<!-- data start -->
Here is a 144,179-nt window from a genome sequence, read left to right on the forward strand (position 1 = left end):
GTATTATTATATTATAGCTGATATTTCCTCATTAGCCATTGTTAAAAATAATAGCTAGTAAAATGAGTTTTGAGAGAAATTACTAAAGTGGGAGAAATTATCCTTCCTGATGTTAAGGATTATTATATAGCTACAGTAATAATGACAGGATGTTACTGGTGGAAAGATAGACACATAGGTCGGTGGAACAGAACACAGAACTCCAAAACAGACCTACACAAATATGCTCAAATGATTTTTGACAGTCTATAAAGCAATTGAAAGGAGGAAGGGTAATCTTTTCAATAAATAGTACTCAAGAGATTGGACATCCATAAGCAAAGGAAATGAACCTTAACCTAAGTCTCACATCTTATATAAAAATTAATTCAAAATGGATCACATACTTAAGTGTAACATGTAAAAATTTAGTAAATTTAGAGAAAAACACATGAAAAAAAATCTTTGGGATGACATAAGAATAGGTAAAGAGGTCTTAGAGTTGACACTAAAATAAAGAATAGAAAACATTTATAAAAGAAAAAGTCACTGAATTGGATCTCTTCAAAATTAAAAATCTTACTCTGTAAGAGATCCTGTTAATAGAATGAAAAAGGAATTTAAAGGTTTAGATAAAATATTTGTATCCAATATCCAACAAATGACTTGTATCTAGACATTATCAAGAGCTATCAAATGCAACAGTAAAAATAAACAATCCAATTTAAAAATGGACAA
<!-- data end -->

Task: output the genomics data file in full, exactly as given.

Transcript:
Here is a 144,179-nt window from a genome sequence, read left to right on the forward strand (position 1 = left end):
GTATTATTATATTATAGCTGATATTTCCTCATTAGCCATTGTTAAAAATAATAGCTAGTAAAATGAGTTTTGAGAGAAATTACTAAAGTGGGAGAAATTATCCTTCCTGATGTTAAGGATTATTATATAGCTACAGTAATAATGACAGGATGTTACTGGTGGAAAGATAGACACATAGGTCGGTGGAACAGAACACAGAACTCCAAAACAGACCTACACAAATATGCTCAAATGATTTTTGACAGTCTATAAAGCAATTGAAAGGAGGAAGGGTAATCTTTTCAATAAATAGTACTCAAGAGATTGGACATCCATAAGCAAAGGAAATGAACCTTAACCTAAGTCTCACATCTTATATAAAAATTAATTCAAAATGGATCACATACTTAAGTGTAACATGTAAAAATTTAGTAAATTTAGAGAAAAACACATGAAAAAAAATCTTTGGGATGACATAAGAATAGGTAAAGAGGTCTTAGAGTTGACACTAAAATAAAGAATAGAAAACATTTATAAAAGAAAAAGTCACTGAATTGGATCTCTTCAAAATTAAAAATCTTACTCTGTAAGAGATCCTGTTAATAGAATGAAAAAGGAATTTAAAGGTTTAGATAAAATATTTGTATCCAATATCCAACAAATGACTTGTATCTAGACATTATCAAGAGCTATCAAATGCAACAGTAAAAATAAACAATCCAATTTAAAAATGGACAA